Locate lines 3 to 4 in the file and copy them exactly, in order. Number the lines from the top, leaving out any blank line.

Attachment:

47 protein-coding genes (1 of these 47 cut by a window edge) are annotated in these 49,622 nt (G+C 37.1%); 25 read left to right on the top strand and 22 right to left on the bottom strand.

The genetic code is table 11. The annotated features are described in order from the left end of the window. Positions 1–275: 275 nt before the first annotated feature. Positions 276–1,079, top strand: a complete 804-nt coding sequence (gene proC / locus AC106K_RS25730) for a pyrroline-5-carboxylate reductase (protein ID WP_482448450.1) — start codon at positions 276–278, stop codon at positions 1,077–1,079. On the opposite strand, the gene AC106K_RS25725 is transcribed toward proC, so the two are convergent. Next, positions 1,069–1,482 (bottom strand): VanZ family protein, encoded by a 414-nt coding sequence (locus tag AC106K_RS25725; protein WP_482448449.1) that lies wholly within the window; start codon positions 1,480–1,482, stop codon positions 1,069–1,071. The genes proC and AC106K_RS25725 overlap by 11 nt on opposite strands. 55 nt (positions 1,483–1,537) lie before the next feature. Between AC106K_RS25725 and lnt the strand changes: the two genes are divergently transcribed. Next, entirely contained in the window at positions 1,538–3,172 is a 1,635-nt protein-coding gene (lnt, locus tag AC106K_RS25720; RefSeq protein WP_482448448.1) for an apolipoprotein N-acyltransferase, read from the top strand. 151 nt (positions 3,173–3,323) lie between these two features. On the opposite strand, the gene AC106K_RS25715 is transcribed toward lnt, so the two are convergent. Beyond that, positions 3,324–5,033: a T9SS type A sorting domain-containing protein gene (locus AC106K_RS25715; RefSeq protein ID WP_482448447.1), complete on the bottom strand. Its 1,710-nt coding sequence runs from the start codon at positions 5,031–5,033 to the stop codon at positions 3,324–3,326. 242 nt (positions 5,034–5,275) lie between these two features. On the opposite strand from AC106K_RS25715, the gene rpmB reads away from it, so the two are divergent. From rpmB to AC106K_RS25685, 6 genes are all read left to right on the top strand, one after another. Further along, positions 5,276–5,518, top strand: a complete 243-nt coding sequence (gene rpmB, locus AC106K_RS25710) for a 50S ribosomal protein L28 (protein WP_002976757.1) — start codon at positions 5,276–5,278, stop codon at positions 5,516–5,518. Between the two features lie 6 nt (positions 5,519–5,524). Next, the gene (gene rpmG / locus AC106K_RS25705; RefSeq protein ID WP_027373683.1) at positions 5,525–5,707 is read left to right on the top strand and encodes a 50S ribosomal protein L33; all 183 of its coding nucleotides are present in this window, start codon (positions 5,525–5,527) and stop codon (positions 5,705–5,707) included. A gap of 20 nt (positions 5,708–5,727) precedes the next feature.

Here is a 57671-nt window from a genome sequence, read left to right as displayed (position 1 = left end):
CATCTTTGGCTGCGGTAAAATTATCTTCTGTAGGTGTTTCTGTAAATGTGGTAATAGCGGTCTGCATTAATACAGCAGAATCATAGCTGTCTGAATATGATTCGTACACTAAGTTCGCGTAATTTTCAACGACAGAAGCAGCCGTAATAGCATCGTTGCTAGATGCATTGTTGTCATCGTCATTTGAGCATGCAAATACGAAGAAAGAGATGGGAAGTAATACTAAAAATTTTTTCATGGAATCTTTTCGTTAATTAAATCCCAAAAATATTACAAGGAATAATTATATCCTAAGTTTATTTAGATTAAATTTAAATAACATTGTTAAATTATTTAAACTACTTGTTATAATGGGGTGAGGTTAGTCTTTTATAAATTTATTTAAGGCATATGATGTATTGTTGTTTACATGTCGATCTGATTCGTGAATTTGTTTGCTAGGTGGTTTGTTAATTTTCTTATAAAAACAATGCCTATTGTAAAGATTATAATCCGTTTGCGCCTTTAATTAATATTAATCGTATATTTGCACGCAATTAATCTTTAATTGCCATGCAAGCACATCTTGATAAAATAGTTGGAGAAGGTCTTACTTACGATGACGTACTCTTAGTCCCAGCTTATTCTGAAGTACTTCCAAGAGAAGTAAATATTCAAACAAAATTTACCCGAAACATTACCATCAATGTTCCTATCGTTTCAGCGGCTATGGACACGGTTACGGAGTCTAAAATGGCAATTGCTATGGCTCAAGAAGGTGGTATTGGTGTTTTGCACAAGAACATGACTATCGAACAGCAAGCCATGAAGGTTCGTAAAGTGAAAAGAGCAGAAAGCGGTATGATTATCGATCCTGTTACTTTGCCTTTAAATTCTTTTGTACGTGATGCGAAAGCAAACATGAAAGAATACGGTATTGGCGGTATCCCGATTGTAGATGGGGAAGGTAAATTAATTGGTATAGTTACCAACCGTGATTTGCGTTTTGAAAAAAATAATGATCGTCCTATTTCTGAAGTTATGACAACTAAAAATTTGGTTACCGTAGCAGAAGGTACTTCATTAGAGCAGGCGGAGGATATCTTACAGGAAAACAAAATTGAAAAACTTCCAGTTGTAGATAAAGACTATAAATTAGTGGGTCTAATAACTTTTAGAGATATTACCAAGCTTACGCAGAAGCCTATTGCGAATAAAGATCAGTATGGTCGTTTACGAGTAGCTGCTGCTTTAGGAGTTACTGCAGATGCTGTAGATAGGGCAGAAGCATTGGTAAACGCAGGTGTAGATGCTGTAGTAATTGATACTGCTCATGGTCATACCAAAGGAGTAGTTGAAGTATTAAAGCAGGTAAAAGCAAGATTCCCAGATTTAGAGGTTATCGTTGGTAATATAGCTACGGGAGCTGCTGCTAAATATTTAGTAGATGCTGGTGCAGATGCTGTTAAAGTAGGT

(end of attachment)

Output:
Here is a 57671-nt window from a genome sequence, read left to right as displayed (position 1 = left end):
CATCTTTGGCTGCGGTAAAATTATCTTCTGTAGGTGTTTCTGTAAATGTGGTAATAGCGGTCTGCATTAATACAGCAGAATCATAGCTGTCTGAATATGATTCGTACACTAAGTTCGCGTAATTTTCAACGACAGAAGCAGCCGTAATAGCATCGTTGCTAGATGCATTGTTGTCATCGTCATTTGAGCATGCAAATACGAAGAAAGAGATGGGAAGTAATACTAAAAATTTTTTCATGGAATCTTTTCGTTAATTAAATCCCAAAAATATTACAAGGAATAATTATATCCTAAGTTTATTTAGATTAAATTTAAATAACATTGTTAAATTATTTAAACTACTTGTTATAATGGGGTGAGGTTAGTCTTTTATAAATTTATTTAAGGCATATGATGTATTGTTGTTTACATGTCGATCTGATTCGTGAATTTGTTTGCTAGGTGGTTTGTTAATTTTCTTATAAAAACAATGCCTATTGTAAAGATTATAATCCGTTTGCGCCTTTAATTAATATTAATCGTATATTTGCACGCAATTAATCTTTAATTGCCATGCAAGCACATCTTGATAAAATAGTTGGAGAAGGTCTTACTTACGATGACGTACTCTTAGTCCCAGCTTATTCTGAAGTACTTCCAAGAGAAGTAAATATTCAAACAAAATTTACCCGAAACATTACCATCAATGTTCCTATCGTTTCAGCGGCTATGGACACGGTTACGGAGTCTAAAATGGCAATTGCTATGGCTCAAGAAGGTGGTATTGGTGTTTTGCACAAGAACATGACTATCGAACAGCAAGCCATGAAGGTTCGTAAAGTGAAAAGAGCAGAAAGCGGTATGATTATCGATCCTGTTACTTTGCCTTTAAATTCTTTTGTACGTGATGCGAAAGCAAACATGAAAGAATACGGTATTGGCGGTATCCCGATTGTAGATGGGGAAGGTAAATTAATTGGTATAGTTACCAACCGTGATTTGCGTTTTGAAAAAAATAATGATCGTCCTATTTCTGAAGTTATGACAACTAAAAATTTGGTTACCGTAGCAGAAGGTACTTCATTAGAGCAGGCGGAGGATATCTTACAGGAAAACAAAATTGAAAAACTTCCAGTTGTAGATAAAGACTATAAATTAGTGGGTCTAATAACTTTTAGAGATATTACCAAGCTTACGCAGAAGCCTATTGCGAATAAAGATCAGTATGGTCGTTTACGAGTAGCTGCTGCTTTAGGAGTTACTGCAGATGCTGTAGATAGGGCAGAAGCATTGGTAAACGCAGGTGTAGATGCTGTAGTAATTGATACTGCTCATGGTCATACCAAAGGAGTAGTTGAAGTATTAAAGCAGGTAAAAGCAAGATTCCCAGATTTAGAGGTTATCGTTGGTAATATAGCTACGGGAGCTGCTGCTAAATATTTAGTAGATGCTGGTGCAGATGCTGTTAAAGTAGGT